The line moved agonizingly slow, giving him plenty of time to torment me. In hindsight, I don’t know why none of the other people in line told him to shut up, or why I didn’t use one of my alien feet to kick him in the groin. All I remember is the feeling of shame, that I was gross and scary and shouldn’t be showing my feet in public. When we finally got to the top, I had to get on the slide right behind him. I was so flustered that I didn’t wait for the attendant to tell me to go ahead. I just went, and the cruel forces of gravity pulled me right up behind him. “Eww!” he shrieked again, as my feet brushed up against his back. “Don’t touch me with those monster feet!”  he yelled. Miserably, I grabbed at the slippery sides of the slide, trying to slow myself down somehow. I bent my legs to try to keep my feet from touching him, but our fate was sealed and we slid down together, hating every second of it.


Weeee! (This picture is from a happier day.)

Once I escaped from that nightmare and met up with Karen again, she asked me who the kid was that I’d been talking to. Did I know him from school? I feigned ignorance. I didn’t feel like going on any more slides after that. I dried off and put my shoes back on. We had lunch in the park and then we went home.

I didn’t talk about that moment with anyone after that, but from then on I was hyper vigilant about who I saw my feet. When we went to the beach, I would wiggle my toes down into the sand to shield them from the eyes of strangers. I was embarrassed about the footprints I left in the wet sand as I walked down to the water. I dreaded occasions where I’d have to expose my feet at school. I eventually learned that no one was going to make a scene like the kid at Sesame Place did, but I still felt ashamed and did not want to give people any more reason to think I was creepy.

As I grew up, as a teenager and a young 20-something, I only let a select few see me barefoot. I had such anxiety about my feet that I always kept them covered in public. When I was 28, I decided that I wanted to take swimming lessons again. I’d always loved to swim and thought it would be a great way to get exercise. So I took a class at the YMCA. I wore Crocs in the locker room and on the pool deck, slipping them off for only the time it took to get from the bench to the pool. No one ever commented on my feet, and most likely not that many people even noticed. It helped me build a little confidence, but I wasn’t about to parade around town in a pair of sandals.

It wasn’t until I went to the NFED Conference in 2011 that I really showed my feet to anyone else. I was inspired by the kids I saw running around barefoot or in sandals. Kids whose feet were just like my own. I remembered how good it felt to wear sandals and to feel the breeze on my feet. I went home and bought a pair of flip-flops. I was still shy about showing my feet, so I only wore them around the house and around people I was comfortable with. But it was a start. The next year I brought the flip-flops to the conference and I wore them the whole time. Of course, as soon as the conference was over and I had to return to the “real world”, I covered up my feet again.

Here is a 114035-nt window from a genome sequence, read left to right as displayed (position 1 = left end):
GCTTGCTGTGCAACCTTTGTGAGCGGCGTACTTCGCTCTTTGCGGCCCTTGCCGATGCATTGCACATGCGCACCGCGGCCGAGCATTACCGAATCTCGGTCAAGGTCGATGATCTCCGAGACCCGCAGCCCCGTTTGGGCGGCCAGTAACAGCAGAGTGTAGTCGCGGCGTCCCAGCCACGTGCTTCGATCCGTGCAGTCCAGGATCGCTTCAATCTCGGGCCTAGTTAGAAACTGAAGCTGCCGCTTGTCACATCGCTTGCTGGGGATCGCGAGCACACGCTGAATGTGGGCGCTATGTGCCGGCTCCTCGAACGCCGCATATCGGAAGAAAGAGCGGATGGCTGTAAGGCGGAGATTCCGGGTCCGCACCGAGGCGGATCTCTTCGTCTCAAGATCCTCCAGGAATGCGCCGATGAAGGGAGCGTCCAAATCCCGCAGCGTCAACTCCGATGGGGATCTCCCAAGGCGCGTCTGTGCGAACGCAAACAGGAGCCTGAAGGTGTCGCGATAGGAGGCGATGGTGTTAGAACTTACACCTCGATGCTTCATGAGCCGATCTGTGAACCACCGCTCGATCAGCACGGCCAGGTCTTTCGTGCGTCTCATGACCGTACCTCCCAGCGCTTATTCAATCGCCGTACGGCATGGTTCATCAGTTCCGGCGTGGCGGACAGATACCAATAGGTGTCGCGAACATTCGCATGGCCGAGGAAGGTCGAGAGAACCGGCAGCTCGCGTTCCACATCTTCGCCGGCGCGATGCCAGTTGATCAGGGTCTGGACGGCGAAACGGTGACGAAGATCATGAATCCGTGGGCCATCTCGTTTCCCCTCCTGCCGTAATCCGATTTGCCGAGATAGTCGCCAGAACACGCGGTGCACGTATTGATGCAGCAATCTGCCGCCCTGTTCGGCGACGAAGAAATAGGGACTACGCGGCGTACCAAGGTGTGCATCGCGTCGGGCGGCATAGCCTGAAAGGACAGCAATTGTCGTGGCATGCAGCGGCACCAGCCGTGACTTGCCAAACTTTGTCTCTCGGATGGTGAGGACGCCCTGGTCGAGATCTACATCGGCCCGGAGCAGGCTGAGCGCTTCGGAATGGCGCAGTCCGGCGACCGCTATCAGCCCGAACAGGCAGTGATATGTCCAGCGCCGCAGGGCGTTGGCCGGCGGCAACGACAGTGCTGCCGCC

Throwing EEC gang signs with my homeboys.

Throwing EEC gang signs with my homeboys.

Each summer I grow a little braver. Last year my company had it’s summer picnic at an amusement/water park (not Sesame Place). I decided to go in the water park. It was the first time in 20 years that I showed my feet (and my thighs) in a really public place. Most people didn’t even notice. In fact, most people were far from perfection in their bathing suits.

It might seem silly that I could be so affected by that kid at Sesame Place. Of course, he wasn’t the only kid who ever commented on my digits (or lack thereof). Maybe he was the straw that broke the camel’s back. Despite all the physical pain I’ve been through with my oral/maxillofacial/dental surgeries and my ear surgeries, it seems like the hardest thing for me in this life is accepting that I look different, and that people notice. It is something I have battled as long as I can remember – this feeling of not looking the way I’d really like to. I have come a long way in terms of accepting my looks, but I still have a long way to go.

I am always grateful that my hands and feet work so well. Not everyone with ectrodactyly is so lucky. I have enjoyed compliments on my drawing and penmanship skills. I can walk for miles and hike mountains without my feet giving out. I am fortunate, I know. Feelings of shame about one’s appearance are incredibly powerful and difficult to break away from. I know I am not alone in struggling with this. I have had friends who struggle with body image for other reasons, and so I know it is a common struggle, especially for women.

So there it is. My experience with ectrodactyly. I forgot to write about being called Ninja Turtle hands or Three Fingered Monster, but the moral is the same. Pick on someone about their looks and they get a complex about it. Don’t do it. Don’t make fun of fat people, or people with crooked faces or disfigurements. They didn’t ask to look that way. Look past whatever outward flaws a person has. You might just find that they are worth getting to know.